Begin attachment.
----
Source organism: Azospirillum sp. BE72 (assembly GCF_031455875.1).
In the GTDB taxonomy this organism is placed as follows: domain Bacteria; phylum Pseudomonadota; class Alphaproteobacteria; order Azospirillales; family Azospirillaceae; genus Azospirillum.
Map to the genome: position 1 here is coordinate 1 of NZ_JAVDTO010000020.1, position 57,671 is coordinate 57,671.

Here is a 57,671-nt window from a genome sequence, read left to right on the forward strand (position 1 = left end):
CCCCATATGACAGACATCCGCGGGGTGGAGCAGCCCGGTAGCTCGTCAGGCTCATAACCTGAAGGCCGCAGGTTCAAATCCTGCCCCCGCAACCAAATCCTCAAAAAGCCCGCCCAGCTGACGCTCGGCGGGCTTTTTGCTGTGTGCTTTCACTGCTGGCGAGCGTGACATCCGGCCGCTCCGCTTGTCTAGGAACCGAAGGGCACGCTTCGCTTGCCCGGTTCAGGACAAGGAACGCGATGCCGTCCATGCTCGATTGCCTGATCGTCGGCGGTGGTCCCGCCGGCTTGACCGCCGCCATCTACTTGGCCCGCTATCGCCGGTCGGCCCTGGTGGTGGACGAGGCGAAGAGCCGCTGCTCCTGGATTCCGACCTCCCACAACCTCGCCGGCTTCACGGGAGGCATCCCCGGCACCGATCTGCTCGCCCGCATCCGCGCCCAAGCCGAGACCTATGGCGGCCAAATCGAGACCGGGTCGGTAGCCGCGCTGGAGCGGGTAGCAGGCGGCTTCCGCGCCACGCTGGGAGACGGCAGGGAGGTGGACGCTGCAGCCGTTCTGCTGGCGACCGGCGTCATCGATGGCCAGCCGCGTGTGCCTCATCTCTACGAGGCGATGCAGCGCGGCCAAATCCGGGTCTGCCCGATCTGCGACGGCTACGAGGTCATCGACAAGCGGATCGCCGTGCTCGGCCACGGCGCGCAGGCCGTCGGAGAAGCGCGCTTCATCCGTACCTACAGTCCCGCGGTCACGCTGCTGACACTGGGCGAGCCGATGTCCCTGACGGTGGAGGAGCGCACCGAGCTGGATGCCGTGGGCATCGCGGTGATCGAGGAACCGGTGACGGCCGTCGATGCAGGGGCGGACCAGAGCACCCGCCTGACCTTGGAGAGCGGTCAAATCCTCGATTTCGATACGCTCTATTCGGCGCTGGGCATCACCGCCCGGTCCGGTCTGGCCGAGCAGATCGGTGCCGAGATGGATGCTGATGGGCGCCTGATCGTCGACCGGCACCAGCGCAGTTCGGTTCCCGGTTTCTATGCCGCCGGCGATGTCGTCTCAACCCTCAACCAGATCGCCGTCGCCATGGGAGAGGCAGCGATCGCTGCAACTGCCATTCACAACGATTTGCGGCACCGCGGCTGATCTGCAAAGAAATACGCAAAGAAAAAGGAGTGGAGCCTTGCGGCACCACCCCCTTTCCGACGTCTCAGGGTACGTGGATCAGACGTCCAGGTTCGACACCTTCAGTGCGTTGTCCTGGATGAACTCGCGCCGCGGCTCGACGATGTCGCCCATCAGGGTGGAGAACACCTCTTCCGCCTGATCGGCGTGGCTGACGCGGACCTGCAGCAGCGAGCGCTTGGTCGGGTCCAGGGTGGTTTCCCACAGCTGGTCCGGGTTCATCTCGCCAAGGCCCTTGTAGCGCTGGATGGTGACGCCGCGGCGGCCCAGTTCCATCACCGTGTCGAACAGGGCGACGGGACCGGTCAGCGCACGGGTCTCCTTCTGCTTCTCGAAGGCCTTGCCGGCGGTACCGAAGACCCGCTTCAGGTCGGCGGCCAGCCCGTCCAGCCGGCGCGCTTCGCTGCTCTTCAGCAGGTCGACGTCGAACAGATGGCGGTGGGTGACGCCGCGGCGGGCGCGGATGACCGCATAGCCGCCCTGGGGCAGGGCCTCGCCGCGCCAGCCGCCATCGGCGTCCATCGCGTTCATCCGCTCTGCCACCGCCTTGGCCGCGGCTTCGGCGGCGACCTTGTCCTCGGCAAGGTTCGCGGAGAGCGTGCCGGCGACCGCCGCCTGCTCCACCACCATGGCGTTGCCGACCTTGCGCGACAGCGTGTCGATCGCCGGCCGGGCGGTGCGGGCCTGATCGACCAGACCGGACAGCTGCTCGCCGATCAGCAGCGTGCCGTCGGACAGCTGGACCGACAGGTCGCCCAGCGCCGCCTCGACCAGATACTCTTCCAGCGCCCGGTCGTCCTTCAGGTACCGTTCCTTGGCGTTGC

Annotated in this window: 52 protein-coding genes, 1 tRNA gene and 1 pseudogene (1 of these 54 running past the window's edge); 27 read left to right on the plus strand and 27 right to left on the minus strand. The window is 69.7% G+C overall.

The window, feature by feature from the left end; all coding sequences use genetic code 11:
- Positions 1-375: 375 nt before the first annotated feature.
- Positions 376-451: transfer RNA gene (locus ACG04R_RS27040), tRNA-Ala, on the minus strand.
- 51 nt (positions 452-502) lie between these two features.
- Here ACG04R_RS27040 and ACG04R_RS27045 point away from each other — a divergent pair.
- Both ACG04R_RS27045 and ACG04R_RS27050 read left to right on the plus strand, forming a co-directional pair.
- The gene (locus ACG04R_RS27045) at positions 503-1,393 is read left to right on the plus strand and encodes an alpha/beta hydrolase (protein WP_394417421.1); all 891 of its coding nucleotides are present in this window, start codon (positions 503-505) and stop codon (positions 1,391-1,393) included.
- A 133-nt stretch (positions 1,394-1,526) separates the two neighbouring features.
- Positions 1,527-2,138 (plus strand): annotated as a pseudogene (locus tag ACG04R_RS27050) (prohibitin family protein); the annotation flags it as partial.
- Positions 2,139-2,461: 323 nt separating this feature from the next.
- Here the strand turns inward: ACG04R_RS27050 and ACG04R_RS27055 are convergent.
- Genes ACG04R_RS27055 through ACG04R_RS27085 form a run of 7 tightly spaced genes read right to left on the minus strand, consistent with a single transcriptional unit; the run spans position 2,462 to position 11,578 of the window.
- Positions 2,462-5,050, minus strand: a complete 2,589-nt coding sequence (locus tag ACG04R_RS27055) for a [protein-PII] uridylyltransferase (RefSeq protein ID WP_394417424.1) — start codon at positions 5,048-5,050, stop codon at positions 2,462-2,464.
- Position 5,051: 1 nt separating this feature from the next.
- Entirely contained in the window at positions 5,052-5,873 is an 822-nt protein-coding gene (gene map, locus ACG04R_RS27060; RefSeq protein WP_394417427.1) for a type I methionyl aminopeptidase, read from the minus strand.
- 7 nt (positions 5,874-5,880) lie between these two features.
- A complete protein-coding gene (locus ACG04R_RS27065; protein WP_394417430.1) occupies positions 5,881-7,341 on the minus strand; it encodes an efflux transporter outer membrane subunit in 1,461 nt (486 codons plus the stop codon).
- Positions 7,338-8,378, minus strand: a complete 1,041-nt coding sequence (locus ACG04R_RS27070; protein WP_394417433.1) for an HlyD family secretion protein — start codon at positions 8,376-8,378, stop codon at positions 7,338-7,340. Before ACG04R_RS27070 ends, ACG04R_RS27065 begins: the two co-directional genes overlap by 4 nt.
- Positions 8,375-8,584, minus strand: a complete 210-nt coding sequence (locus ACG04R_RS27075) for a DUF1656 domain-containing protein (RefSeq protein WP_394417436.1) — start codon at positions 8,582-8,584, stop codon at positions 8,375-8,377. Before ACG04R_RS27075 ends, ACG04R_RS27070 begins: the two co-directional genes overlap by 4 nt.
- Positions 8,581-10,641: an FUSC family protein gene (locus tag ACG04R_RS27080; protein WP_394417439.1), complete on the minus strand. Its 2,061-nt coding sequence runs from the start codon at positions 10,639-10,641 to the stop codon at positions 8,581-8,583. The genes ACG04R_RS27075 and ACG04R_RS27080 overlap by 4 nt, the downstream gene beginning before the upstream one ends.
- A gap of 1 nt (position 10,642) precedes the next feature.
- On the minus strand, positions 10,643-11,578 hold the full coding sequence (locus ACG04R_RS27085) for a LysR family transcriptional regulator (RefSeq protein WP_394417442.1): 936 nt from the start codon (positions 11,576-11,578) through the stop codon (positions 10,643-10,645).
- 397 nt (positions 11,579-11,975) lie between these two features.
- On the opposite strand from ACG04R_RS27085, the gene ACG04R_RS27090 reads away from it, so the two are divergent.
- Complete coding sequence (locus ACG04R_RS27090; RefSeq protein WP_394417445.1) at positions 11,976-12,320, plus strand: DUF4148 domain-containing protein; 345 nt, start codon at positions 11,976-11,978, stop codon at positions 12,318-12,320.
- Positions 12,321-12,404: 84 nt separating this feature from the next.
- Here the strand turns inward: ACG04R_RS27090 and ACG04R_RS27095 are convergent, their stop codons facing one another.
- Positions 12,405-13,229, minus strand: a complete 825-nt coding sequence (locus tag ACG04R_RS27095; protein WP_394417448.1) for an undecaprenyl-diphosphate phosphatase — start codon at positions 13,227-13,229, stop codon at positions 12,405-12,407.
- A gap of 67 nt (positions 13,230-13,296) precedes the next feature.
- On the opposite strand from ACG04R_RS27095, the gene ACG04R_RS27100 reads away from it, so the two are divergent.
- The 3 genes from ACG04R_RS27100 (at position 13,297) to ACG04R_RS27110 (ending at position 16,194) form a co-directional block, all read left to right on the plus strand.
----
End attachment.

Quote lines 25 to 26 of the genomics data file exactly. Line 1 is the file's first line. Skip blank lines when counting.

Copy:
- Positions 8,375-8,584, minus strand: a complete 210-nt coding sequence (locus ACG04R_RS27075) for a DUF1656 domain-containing protein (RefSeq protein WP_394417436.1) — start codon at positions 8,582-8,584, stop codon at positions 8,375-8,377. Before ACG04R_RS27075 ends, ACG04R_RS27070 begins: the two co-directional genes overlap by 4 nt.
- Positions 8,581-10,641: an FUSC family protein gene (locus tag ACG04R_RS27080; protein WP_394417439.1), complete on the minus strand. Its 2,061-nt coding sequence runs from the start codon at positions 10,639-10,641 to the stop codon at positions 8,581-8,583. The genes ACG04R_RS27075 and ACG04R_RS27080 overlap by 4 nt, the downstream gene beginning before the upstream one ends.